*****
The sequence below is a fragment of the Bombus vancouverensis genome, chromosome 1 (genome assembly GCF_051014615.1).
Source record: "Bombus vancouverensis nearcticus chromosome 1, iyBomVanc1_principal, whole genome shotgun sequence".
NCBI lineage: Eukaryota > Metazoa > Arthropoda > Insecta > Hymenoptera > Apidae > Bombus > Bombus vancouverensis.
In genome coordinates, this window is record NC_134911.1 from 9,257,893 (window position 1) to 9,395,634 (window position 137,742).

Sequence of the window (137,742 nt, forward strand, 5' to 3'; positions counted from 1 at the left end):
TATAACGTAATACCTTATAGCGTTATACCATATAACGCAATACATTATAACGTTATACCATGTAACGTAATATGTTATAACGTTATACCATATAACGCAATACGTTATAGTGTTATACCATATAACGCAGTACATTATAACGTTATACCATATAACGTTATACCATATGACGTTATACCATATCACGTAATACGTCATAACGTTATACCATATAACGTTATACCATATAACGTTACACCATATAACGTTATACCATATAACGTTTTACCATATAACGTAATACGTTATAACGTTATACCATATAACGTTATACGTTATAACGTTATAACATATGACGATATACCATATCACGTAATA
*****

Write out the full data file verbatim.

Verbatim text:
The sequence below is a fragment of the Bombus vancouverensis genome, chromosome 1 (genome assembly GCF_051014615.1).
Source record: "Bombus vancouverensis nearcticus chromosome 1, iyBomVanc1_principal, whole genome shotgun sequence".
NCBI lineage: Eukaryota > Metazoa > Arthropoda > Insecta > Hymenoptera > Apidae > Bombus > Bombus vancouverensis.
In genome coordinates, this window is record NC_134911.1 from 9,257,893 (window position 1) to 9,395,634 (window position 137,742).

Sequence of the window (137,742 nt, forward strand, 5' to 3'; positions counted from 1 at the left end):
TATAACGTAATACCTTATAGCGTTATACCATATAACGCAATACATTATAACGTTATACCATGTAACGTAATATGTTATAACGTTATACCATATAACGCAATACGTTATAGTGTTATACCATATAACGCAGTACATTATAACGTTATACCATATAACGTTATACCATATGACGTTATACCATATCACGTAATACGTCATAACGTTATACCATATAACGTTATACCATATAACGTTACACCATATAACGTTATACCATATAACGTTTTACCATATAACGTAATACGTTATAACGTTATACCATATAACGTTATACGTTATAACGTTATAACATATGACGATATACCATATCACGTAATA